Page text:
Given the industry’s current reliance on daily dealing, a mindset shift was required. It was vital that the new liquidity toolkit was transparent, flexible, effective in bad times, as well as good, and investors had full confidence in and understanding of them. Some members also asked the regulators to play a bigger role in helping industry develop and regulate the tools, including putting them into the broader context of their work on liquidity management for the open-ended funds.

The IA, BVCA and abrdn agreed to work with other stakeholders to develop this liquidity toolkit and guidance.

Widening access to less liquid assets to a broader set of investors

There are a range of ways to invest in less liquid assets, all of which play important roles in meeting the needs of different investor groups. To facilitate the distribution of less liquid assets, including the LTAF, to a broader range of investors including DC schemes and retail, when appropriate, there was broad support for the FCA to consult on changing their rules for investment in less liquid assets through unit-linked funds and review their rules for distribution to appropriate retail clients, respectively. Nikhil Rathi confirmed that the FCA would take these forward to consultation.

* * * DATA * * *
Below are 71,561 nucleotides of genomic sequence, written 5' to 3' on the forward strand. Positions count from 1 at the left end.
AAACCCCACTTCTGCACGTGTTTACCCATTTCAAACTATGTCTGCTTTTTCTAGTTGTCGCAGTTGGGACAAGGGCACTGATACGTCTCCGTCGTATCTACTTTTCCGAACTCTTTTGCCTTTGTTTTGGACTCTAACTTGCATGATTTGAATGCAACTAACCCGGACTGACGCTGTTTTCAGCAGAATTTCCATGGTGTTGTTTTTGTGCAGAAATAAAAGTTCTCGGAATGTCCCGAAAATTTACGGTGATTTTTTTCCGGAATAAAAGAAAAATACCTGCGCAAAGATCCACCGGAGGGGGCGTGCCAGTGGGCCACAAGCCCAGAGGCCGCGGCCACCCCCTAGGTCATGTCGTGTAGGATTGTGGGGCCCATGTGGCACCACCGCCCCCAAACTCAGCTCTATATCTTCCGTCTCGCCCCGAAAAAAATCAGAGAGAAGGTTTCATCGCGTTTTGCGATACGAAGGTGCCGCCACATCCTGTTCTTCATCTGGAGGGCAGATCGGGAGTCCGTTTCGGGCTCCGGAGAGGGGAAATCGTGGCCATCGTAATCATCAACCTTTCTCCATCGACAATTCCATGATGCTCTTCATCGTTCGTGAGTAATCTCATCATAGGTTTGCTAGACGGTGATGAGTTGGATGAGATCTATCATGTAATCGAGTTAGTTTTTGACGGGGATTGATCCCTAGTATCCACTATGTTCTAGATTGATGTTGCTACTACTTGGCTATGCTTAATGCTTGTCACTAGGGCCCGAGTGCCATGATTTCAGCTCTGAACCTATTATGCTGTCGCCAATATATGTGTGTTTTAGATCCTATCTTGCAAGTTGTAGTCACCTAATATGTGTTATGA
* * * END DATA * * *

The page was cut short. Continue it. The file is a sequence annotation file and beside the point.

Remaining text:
Several members thought that it was important to signal the following in the report:

  1. in principle, a well-diversified portfolio, which includes less liquid assets, may be appropriate for a wide range of investors;
  2. in an environment of low interest rates, which may encourage a search for yield, the LTAF could offer a safe way of achieving that; and
  3. the direction of travel should be to make the LTAF available to a broader set of investors, including retail, as long as the appropriate protections are in place.

One member said that the LTAF should not be made available to retail investors at this stage. It should only be considered for retail distribution after it had demonstrated that it was safe in the institutional market in both good and bad market conditions.

One member noted that under current tax rules, investor monies that are sheltered in Individual Saving Accounts would be unable to be invested in LTAFs. However, consideration of tax incentives is not in scope of the Working Group’s objectives, so the Group has not made a recommendations on this.